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What's Wrong with Aaron Rowand?

Aaron Rowand.

You just clenched your fists, didn’t you? Nice guy. Plays hard. Dives a lot. Now he’s the proud winner of the Benitez/Feliz Award (or, as the kids say, a Beneezie) for his current role as an organizational scapegoat. Where Benitez represented a misjudgment of character, and where Feliz represented a dismissal of the importance of on-base percentage, Rowand represents the “long-term deal to a 30-year-old player” gag of which management used to be so fond.

The Problem

He’s swinging like he needs glasses, and that isn’t hyperbole or a serious attempt at a diagnosis – it’s just the best way to describe a guy who’s swinging like he isn’t seeing pitches. He’s chasing breaking balls all over the strike zone, and he can’t catch up to fastballs. But he isn’t striking out a lot more than usual, even compared to his good years. It’s likely that this is just how he hits when he isn’t having one of his 20+ homer seasons.

Could it be a string of bad luck?

He’s been bad for almost a year now, but the company line was that Rowand was fighting through injuries last year. If that was the case, then we’re trying to extrapolate data from just over 100 at-bats, which is never a good idea. So maybe he’s just been unlucky, right? Probably not, unfortunately. His batting average on balls put in play is a little lower than his career average, but not by a crazy amount. Rowand’s hitting fewer line drives than normal, too.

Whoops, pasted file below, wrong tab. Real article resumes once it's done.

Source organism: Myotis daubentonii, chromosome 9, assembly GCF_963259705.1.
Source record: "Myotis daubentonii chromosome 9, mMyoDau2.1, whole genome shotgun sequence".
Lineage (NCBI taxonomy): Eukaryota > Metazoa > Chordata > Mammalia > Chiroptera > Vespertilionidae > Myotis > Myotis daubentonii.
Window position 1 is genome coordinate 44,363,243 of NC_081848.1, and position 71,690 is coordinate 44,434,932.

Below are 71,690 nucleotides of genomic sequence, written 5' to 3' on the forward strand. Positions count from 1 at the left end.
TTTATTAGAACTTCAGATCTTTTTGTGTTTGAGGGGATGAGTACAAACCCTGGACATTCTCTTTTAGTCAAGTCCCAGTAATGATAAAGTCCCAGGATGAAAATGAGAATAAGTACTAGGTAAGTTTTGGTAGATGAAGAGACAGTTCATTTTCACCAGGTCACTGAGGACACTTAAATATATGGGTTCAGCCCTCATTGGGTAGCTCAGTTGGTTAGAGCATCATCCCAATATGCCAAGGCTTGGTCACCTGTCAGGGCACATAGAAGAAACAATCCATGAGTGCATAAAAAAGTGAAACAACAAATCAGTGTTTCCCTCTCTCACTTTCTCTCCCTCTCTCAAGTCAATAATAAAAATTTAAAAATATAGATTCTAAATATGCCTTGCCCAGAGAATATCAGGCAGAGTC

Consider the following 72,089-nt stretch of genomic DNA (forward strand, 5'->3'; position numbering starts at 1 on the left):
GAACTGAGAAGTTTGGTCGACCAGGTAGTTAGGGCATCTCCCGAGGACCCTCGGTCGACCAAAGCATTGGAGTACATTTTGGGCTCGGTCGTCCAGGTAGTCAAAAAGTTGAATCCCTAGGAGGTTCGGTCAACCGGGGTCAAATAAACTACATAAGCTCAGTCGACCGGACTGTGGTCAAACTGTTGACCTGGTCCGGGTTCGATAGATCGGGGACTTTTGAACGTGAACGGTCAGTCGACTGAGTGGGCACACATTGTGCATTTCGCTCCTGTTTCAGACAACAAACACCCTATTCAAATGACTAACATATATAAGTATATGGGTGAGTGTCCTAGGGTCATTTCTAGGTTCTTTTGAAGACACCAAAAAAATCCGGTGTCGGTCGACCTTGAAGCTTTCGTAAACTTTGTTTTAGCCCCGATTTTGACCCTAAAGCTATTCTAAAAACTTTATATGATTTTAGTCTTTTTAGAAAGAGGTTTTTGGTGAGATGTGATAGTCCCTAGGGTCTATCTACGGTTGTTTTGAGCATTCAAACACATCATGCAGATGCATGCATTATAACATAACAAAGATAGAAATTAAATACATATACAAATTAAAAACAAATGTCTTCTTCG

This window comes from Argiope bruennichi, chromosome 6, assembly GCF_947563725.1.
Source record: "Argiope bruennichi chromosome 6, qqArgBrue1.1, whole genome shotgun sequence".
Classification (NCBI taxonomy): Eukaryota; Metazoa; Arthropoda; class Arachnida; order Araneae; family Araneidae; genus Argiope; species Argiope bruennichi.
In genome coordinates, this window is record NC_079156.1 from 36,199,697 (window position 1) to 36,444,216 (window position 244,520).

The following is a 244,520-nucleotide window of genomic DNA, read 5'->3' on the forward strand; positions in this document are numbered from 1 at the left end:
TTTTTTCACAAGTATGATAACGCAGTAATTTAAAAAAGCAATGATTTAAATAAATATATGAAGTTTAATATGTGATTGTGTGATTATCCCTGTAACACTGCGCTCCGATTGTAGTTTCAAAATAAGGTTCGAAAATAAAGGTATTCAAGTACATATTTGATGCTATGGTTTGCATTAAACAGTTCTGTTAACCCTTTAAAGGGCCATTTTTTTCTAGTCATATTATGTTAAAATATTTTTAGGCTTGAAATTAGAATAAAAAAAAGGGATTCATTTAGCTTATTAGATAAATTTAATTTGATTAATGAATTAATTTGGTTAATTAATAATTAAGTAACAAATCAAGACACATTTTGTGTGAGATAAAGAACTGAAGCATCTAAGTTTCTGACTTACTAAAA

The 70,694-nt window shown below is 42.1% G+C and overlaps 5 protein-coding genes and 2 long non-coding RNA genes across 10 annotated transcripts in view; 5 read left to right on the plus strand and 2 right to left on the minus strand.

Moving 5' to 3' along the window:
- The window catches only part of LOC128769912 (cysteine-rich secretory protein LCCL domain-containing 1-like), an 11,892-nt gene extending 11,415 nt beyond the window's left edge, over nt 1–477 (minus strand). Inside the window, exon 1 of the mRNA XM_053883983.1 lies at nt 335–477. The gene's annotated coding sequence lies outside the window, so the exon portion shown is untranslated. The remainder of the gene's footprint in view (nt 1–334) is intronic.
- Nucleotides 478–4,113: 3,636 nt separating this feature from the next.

Uh, beats me. One thing that does stand out, though, is his infield fly ball percentage. Over 27% of the balls he hits in the air don’t leave the infield. That number is insane, and far above where it usually is for Rowand. While it’s tempting to write that off as a fluke, it might be more indicative of a problem with his swing.

Moises Alou’s swing, which relied on crazy-quick wrists, is the kind of swing that would allow Alou to hit until he’s 50 if he weren’t so dinged up. His legs might have ached, and his body might have been aging, but the wrists were helping him crank out productive seasons. I wonder if Rowand is the exact opposite – his bizarre stance can’t help him get to the ball quicker, and maybe it’s the kind of thing that would actually hasten his decline. Playing the outfield like the Kool-Aid pitcher on meth probably hasn’t helped his body, either.

There are three years and $36M left on Aaron Rowand’s contract. Good grief. He’s still one of the only hitters on the 40-man-roster who’s less than five years removed from being a legitimate middle-of-the-order hitter, but it’s silly to expect that kind of return to form. We’ll have to treat him with Zito gloves, praying he returns to being a useful player instead of an All-Star. I’ll hold out some hope for “useful,” which would mean that he hits a little bit more than he has so far this year while playing a fantastic center field. That fantastic defense didn’t show up last year, and the nnumbers are even worse this year so far. And when we ask "what's wrong," it's worth noting that he isn't that far off of his career pace, which is kind of a terrifying thought.

So we're worrying about Aaron Rowand’s contract more than Barry Zito’s now. This is like tasting human flesh – there’s no going back from this one. Go Giants?